Intrinsic hemolytic normocytic anemia: Pathology review


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Intrinsic hemolytic normocytic anemia: Pathology review

Hematology and oncology

Hematology and oncology

Anemia: Clinical (To be retired)

Microcytic anemia: Pathology review

Non-hemolytic normocytic anemia: Pathology review

Intrinsic hemolytic normocytic anemia: Pathology review

Extrinsic hemolytic normocytic anemia: Pathology review

Macrocytic anemia: Pathology review

Heme synthesis disorders: Pathology review

Leukemia: Clinical (To be retired)

Lymphoma: Clinical (To be retired)

Thrombocytopenia: Clinical (To be retired)

Bleeding disorders: Clinical (To be retired)

Thrombophilia: Clinical (To be retired)

Myeloproliferative neoplasms: Clinical (To be retired)

Plasma cell disorders: Clinical (To be retired)

Blood products and transfusion: Clinical (To be retired)


Anticoagulants: Heparin

Anticoagulants: Warfarin

Anticoagulants: Direct factor inhibitors

Antiplatelet medications


Hematopoietic medications

Ribonucleotide reductase inhibitors

Topoisomerase inhibitors

Platinum containing medications

Anti-tumor antibiotics

Microtubule inhibitors

DNA alkylating medications

Monoclonal antibodies

Antimetabolites for cancer treatment


Intrinsic hemolytic normocytic anemia: Pathology review

USMLE® Step 1 questions

0 / 6 complete


USMLE® Step 1 style questions USMLE

of complete

A 35-year-old man comes to the primary care office complaining of mild fatigue and shortness of breath. The patient has a past medical history significant for episodes of jaundice and intermittent right upper quadrant abdominal pain, which he has never been to the doctor for before. Temperature is 37.2°C (98.9°F), pulse is 72/min, respirations are 18/min, and blood pressure is 128/88 mmHg. Physical examination shows splenomegaly. Laboratory tests are obtained, and the results are shown below.  

Peripheral blood smear shows hexagonal crystals and target cells. This patient’s disease is most likely caused by a substitution of glutamic acid with which of the following amino acids?


Content Reviewers

Yifan Xiao, MD

Antonia Syrnioti, MD


Robyn Hughes, MScBMC

Maria Emfietzoglou, MD

Kaylee Neff

Jake Ryan

On the hematology ward, there’s a mother with her daughter, Kyra, a five -year old that has developed jaundice and complains of easy fatigability. She is an adopted child with an unknown family history. Clinical examination reveals a palpable spleen. Next to her, there’s a 35-year-old person of African descent, called Darnell, who started trimethoprim-sulfamethoxazole for treatment of acute prostatitis a few weeks ago. Recently, he developed jaundice, dark urine, back pain and fatigue. There’s also a father who brought Billy, his 13-year-old son, to the emergency department because of a painful and prolonged erection. CBC is ordered for all of them and it shows low hemoglobin with normal MCV and reticulocyte count index over 2%. They also have increased LDH. Now, Kyra also has an increased MCHC and spherocytes on peripheral blood smear, while Billy has sickled cells.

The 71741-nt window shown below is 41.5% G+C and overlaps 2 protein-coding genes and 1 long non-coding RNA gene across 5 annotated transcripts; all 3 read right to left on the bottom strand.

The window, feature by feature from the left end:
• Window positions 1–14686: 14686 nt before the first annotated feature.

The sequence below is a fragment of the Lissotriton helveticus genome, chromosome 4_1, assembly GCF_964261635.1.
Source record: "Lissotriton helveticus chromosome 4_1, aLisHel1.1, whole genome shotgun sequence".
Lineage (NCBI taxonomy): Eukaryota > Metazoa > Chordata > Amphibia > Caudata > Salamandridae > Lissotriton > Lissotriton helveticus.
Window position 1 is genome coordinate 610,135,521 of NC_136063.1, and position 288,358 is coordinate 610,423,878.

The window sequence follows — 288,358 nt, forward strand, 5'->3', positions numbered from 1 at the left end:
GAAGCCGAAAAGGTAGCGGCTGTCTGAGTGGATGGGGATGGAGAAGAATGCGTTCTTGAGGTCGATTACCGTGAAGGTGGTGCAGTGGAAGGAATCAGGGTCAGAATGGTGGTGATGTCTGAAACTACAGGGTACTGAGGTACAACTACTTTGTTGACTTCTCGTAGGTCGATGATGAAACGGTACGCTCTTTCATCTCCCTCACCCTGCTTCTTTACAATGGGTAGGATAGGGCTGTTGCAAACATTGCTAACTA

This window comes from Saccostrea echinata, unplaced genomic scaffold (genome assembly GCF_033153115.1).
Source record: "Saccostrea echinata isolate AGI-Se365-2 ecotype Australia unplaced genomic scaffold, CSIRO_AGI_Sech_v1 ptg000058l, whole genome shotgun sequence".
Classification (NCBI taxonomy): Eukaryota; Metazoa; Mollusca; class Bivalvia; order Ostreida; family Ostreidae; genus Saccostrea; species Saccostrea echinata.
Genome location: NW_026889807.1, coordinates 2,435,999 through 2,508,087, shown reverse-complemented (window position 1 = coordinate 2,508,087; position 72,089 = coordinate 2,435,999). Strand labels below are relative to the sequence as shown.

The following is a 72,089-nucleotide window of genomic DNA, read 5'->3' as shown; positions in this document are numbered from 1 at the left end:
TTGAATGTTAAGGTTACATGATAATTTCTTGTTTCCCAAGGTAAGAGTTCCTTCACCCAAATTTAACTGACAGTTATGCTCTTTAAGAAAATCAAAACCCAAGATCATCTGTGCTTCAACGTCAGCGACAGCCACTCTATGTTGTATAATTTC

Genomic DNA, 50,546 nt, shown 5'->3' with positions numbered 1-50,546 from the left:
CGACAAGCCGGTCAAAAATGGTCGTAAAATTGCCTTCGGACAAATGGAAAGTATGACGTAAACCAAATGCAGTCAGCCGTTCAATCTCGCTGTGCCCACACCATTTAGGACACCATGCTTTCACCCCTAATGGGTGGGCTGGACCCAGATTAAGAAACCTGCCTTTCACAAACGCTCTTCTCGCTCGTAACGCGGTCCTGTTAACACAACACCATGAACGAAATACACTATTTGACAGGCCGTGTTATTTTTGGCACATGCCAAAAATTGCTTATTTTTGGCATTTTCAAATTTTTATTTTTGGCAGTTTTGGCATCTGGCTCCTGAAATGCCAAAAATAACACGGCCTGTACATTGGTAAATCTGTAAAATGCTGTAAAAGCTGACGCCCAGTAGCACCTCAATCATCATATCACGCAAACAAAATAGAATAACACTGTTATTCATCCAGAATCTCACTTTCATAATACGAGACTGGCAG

Although their symptoms are very different, they all suffer from anemia, which is defined as lower than average levels of hemoglobin, typically below 13.5 g/dL in adult men and below 12.0 g/dL in adult women.This level varies based on the age for children. Now, anemias can be broadly grouped into 3 categories based on mean corpuscular volume, or MCV, which reflects the volume of a red blood cell. So microcytic anemia is where the MCV is lower than 80 fL, normocytic, with an MCV between 80 and 100 fL, and macrocytic, with an MCV larger than 100 fL. Normocytic anemias can be further classified as hemolytic when there’s increased destruction of RBCs, or hemolysis, and non-hemolytic when there’s decreased production of RBCs from the bone marrow. When there’s hemolysis, the bone marrow revs up and starts pumping out immature RBCs called reticulocytes, but when there’s a bone marrow problem reticulocyte count is low. So for your exams, it’s important to know that in hemolytic anemias there’s an increased reticulocyte production index of over 2%, while in non-hemolytic anemias it’s lower than 2%.

Alright, now hemolytic anemias can be classified as intrinsic and extrinsic hemolytic anemias. In intrinsic hemolytic anemias, the RBCs are destroyed due to RBC membrane defects, like in hereditary spherocytosis and paroxysmal nocturnal hemoglobinuria, or PNH; enzyme deficiencies, like in glucose 6 phosphate, or G6PD, deficiency and pyruvate kinase deficiency; and hemoglobin abnormalities, like in sickle cell anemia. Now, in extrinsic hemolytic anemias, the RBCs are normal but are later destroyed via extrinsic mechanisms such as autoantibodies directed against RBCs. In this video, let’s focus on intrinsic hemolytic anemias.


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